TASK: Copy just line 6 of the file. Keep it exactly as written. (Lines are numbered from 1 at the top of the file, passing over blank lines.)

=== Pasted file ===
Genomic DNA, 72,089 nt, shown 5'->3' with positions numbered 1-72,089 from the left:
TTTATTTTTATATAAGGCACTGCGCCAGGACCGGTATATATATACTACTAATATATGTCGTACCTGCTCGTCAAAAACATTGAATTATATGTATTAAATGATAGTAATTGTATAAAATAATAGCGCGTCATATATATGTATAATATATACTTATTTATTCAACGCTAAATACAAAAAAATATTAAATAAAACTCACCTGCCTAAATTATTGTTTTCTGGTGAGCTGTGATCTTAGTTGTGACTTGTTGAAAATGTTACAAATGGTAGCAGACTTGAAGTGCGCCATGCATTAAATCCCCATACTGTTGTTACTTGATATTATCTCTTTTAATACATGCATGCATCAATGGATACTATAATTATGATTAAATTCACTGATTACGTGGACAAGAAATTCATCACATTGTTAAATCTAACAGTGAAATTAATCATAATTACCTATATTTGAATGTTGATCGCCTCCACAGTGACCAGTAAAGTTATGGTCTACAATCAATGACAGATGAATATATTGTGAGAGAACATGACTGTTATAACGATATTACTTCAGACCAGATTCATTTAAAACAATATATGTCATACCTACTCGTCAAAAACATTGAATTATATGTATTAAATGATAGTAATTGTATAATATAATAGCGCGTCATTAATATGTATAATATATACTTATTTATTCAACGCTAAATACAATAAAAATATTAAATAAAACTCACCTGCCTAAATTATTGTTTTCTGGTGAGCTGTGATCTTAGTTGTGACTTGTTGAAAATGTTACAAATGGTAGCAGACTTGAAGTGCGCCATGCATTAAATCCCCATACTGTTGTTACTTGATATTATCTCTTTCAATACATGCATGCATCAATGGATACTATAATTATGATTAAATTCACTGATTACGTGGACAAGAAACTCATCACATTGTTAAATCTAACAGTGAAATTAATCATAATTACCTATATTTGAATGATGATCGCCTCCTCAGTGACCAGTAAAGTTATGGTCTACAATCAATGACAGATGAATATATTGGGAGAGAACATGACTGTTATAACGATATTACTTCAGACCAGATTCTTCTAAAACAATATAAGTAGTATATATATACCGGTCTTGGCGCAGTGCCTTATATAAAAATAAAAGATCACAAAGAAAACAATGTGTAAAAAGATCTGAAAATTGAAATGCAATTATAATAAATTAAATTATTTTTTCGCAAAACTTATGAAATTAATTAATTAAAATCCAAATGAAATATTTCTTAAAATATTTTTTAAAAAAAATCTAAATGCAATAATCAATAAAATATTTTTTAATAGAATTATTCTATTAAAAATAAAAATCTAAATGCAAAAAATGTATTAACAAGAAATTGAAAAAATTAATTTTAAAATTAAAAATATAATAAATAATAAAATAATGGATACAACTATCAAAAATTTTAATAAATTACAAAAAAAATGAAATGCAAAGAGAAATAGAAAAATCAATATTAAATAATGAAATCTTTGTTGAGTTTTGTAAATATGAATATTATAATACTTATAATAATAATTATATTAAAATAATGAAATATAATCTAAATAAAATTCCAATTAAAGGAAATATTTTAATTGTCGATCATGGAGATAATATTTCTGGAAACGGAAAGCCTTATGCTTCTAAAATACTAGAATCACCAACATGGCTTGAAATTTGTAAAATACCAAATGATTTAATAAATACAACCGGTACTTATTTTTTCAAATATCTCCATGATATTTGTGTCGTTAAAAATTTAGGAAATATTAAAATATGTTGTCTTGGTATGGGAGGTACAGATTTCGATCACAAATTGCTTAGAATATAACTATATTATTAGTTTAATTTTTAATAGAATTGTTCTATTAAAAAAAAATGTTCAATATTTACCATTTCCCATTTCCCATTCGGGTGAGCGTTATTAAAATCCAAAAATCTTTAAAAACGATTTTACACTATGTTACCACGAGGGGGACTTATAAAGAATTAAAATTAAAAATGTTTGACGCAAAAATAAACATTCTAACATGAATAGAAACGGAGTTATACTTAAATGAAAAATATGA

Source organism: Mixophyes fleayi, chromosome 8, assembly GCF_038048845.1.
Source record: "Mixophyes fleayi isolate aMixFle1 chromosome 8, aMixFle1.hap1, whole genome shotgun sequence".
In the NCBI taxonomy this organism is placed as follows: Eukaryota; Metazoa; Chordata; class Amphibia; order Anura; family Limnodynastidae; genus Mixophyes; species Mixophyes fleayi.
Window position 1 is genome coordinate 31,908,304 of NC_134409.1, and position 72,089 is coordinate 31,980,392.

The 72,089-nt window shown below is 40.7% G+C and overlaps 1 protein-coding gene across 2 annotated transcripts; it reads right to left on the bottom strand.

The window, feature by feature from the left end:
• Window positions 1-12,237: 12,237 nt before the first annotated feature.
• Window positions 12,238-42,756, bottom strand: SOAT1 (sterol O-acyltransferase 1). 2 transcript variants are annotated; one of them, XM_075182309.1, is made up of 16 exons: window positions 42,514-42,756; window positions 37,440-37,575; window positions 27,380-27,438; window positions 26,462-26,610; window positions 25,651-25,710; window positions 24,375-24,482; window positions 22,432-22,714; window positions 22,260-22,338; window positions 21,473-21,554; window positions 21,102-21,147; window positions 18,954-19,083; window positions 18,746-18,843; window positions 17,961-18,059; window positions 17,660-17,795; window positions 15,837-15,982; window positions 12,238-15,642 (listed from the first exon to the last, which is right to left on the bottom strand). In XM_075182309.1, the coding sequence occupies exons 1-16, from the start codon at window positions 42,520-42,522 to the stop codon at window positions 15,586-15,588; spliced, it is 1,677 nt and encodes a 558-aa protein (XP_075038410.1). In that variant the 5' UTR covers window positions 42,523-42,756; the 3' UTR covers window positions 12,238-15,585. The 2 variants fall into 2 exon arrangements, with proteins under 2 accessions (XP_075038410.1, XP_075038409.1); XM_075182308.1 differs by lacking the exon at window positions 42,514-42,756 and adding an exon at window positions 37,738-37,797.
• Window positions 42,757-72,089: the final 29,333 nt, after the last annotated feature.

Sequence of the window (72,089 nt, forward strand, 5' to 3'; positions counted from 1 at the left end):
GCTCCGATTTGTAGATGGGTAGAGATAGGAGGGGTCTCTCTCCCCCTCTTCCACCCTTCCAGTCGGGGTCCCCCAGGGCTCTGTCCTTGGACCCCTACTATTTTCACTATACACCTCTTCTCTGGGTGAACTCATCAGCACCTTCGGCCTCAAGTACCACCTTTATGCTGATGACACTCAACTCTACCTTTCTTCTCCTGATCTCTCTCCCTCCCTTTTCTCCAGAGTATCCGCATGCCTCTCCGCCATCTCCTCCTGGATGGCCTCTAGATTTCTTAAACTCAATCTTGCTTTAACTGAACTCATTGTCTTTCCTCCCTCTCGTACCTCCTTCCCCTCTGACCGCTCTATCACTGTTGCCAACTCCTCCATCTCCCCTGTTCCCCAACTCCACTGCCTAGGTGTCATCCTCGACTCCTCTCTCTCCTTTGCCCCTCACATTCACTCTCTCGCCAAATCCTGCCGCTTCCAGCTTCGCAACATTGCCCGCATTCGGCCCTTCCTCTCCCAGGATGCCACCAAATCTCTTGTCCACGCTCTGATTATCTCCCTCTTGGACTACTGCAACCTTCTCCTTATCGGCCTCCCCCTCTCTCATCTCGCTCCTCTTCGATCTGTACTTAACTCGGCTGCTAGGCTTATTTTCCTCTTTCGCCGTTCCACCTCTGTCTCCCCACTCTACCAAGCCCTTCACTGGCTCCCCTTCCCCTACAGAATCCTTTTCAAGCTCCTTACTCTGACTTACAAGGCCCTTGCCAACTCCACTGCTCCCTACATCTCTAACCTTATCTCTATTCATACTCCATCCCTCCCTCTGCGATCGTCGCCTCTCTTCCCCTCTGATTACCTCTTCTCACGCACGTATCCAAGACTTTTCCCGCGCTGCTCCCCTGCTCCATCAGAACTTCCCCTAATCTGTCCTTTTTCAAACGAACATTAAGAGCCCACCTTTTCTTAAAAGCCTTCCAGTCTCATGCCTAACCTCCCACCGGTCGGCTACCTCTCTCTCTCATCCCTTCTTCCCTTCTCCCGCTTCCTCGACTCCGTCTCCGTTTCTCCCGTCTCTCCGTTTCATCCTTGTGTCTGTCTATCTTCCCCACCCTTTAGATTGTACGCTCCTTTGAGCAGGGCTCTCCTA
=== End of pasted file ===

Window position 1 is genome coordinate 31,908,304 of NC_134409.1, and position 72,089 is coordinate 31,980,392.